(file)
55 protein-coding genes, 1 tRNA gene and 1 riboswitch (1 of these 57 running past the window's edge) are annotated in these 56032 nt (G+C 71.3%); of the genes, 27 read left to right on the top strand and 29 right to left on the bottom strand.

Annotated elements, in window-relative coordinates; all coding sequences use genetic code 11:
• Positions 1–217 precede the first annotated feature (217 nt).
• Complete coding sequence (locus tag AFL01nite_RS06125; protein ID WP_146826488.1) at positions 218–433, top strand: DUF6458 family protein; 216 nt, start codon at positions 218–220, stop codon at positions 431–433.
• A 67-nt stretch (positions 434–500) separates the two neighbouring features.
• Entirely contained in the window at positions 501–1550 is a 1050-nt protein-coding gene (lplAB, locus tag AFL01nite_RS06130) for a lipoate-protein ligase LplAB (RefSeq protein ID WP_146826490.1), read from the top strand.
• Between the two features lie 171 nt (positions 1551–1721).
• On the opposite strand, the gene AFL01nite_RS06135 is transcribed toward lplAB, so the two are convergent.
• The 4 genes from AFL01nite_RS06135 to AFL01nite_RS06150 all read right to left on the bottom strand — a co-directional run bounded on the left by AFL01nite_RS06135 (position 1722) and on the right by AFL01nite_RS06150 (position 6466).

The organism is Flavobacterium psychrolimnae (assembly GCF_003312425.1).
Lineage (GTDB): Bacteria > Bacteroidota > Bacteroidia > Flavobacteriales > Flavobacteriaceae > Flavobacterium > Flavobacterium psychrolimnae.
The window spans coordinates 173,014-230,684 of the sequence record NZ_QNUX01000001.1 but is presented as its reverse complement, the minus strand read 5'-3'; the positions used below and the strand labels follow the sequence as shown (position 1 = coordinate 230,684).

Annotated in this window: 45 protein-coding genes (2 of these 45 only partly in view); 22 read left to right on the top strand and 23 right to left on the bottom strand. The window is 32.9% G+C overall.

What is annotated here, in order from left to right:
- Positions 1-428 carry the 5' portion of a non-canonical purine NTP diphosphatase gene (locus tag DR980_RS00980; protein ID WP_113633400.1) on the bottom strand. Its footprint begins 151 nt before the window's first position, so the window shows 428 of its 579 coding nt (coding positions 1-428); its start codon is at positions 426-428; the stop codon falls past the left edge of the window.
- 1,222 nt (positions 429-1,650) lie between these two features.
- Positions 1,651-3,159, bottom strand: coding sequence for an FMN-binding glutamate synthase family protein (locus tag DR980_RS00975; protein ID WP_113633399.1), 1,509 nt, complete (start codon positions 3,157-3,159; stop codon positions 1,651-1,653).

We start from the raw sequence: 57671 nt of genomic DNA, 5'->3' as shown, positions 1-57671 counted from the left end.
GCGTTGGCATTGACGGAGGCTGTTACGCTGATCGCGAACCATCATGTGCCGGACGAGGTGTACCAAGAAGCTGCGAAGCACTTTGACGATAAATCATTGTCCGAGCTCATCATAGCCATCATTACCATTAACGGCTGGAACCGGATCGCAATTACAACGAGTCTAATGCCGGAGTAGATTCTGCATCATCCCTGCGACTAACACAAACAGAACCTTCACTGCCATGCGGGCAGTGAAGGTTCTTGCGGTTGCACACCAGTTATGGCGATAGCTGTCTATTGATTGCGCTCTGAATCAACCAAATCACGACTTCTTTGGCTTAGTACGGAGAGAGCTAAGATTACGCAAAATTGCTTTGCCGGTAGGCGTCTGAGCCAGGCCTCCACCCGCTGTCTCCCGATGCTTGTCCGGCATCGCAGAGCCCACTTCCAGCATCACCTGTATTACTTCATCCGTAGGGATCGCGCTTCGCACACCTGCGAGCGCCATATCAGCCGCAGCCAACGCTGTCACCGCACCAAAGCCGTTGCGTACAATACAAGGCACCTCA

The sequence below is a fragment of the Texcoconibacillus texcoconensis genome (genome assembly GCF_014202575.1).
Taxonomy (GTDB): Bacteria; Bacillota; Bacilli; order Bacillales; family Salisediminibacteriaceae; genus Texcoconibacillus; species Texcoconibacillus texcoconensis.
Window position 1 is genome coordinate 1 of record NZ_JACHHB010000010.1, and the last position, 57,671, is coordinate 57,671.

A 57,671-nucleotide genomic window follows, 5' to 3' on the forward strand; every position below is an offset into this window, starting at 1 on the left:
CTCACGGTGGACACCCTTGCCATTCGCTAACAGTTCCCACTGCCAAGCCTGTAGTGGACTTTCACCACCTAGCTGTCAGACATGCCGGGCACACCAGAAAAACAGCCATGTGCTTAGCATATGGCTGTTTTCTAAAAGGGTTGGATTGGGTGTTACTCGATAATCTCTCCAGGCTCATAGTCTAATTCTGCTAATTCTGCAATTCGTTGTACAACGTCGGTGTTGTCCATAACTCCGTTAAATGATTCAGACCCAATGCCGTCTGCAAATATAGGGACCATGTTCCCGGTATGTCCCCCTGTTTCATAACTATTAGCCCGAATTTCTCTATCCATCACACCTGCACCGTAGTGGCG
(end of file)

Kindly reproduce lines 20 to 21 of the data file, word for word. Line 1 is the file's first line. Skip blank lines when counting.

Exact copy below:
The sequence below is a fragment of the Texcoconibacillus texcoconensis genome (genome assembly GCF_014202575.1).
Taxonomy (GTDB): Bacteria; Bacillota; Bacilli; order Bacillales; family Salisediminibacteriaceae; genus Texcoconibacillus; species Texcoconibacillus texcoconensis.